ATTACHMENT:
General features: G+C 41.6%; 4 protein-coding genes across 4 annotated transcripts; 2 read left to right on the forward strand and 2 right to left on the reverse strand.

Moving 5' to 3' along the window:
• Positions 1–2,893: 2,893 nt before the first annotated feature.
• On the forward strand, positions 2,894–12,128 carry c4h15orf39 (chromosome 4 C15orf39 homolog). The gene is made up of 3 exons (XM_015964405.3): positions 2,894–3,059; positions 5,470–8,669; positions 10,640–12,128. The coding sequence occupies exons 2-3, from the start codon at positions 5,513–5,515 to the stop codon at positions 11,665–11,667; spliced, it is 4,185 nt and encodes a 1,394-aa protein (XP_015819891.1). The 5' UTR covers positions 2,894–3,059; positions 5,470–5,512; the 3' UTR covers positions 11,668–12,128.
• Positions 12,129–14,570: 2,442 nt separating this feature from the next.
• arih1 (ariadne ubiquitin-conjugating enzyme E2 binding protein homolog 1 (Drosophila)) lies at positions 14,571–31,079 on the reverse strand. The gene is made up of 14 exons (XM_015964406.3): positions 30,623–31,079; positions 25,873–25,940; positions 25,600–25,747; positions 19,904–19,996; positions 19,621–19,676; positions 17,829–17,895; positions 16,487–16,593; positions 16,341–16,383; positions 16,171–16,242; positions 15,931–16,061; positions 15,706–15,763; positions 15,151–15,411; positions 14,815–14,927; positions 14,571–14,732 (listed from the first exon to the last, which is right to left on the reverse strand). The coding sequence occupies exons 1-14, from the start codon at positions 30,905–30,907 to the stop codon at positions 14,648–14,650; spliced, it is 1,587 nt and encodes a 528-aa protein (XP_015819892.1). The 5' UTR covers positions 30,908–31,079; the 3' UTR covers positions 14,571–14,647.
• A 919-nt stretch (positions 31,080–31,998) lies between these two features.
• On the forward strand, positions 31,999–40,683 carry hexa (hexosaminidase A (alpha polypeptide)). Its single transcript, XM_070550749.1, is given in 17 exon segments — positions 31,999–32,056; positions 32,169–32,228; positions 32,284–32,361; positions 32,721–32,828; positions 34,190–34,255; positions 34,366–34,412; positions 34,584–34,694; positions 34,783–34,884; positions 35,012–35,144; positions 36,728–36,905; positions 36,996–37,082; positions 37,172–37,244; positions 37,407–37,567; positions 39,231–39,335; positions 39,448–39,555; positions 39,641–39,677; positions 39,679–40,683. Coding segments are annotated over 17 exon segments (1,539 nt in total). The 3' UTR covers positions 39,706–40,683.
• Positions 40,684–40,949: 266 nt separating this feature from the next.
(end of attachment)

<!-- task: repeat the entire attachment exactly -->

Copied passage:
General features: G+C 41.6%; 4 protein-coding genes across 4 annotated transcripts; 2 read left to right on the forward strand and 2 right to left on the reverse strand.

Moving 5' to 3' along the window:
• Positions 1–2,893: 2,893 nt before the first annotated feature.
• On the forward strand, positions 2,894–12,128 carry c4h15orf39 (chromosome 4 C15orf39 homolog). The gene is made up of 3 exons (XM_015964405.3): positions 2,894–3,059; positions 5,470–8,669; positions 10,640–12,128. The coding sequence occupies exons 2-3, from the start codon at positions 5,513–5,515 to the stop codon at positions 11,665–11,667; spliced, it is 4,185 nt and encodes a 1,394-aa protein (XP_015819891.1). The 5' UTR covers positions 2,894–3,059; positions 5,470–5,512; the 3' UTR covers positions 11,668–12,128.
• Positions 12,129–14,570: 2,442 nt separating this feature from the next.
• arih1 (ariadne ubiquitin-conjugating enzyme E2 binding protein homolog 1 (Drosophila)) lies at positions 14,571–31,079 on the reverse strand. The gene is made up of 14 exons (XM_015964406.3): positions 30,623–31,079; positions 25,873–25,940; positions 25,600–25,747; positions 19,904–19,996; positions 19,621–19,676; positions 17,829–17,895; positions 16,487–16,593; positions 16,341–16,383; positions 16,171–16,242; positions 15,931–16,061; positions 15,706–15,763; positions 15,151–15,411; positions 14,815–14,927; positions 14,571–14,732 (listed from the first exon to the last, which is right to left on the reverse strand). The coding sequence occupies exons 1-14, from the start codon at positions 30,905–30,907 to the stop codon at positions 14,648–14,650; spliced, it is 1,587 nt and encodes a 528-aa protein (XP_015819892.1). The 5' UTR covers positions 30,908–31,079; the 3' UTR covers positions 14,571–14,647.
• A 919-nt stretch (positions 31,080–31,998) lies between these two features.
• On the forward strand, positions 31,999–40,683 carry hexa (hexosaminidase A (alpha polypeptide)). Its single transcript, XM_070550749.1, is given in 17 exon segments — positions 31,999–32,056; positions 32,169–32,228; positions 32,284–32,361; positions 32,721–32,828; positions 34,190–34,255; positions 34,366–34,412; positions 34,584–34,694; positions 34,783–34,884; positions 35,012–35,144; positions 36,728–36,905; positions 36,996–37,082; positions 37,172–37,244; positions 37,407–37,567; positions 39,231–39,335; positions 39,448–39,555; positions 39,641–39,677; positions 39,679–40,683. Coding segments are annotated over 17 exon segments (1,539 nt in total). The 3' UTR covers positions 39,706–40,683.
• Positions 40,684–40,949: 266 nt separating this feature from the next.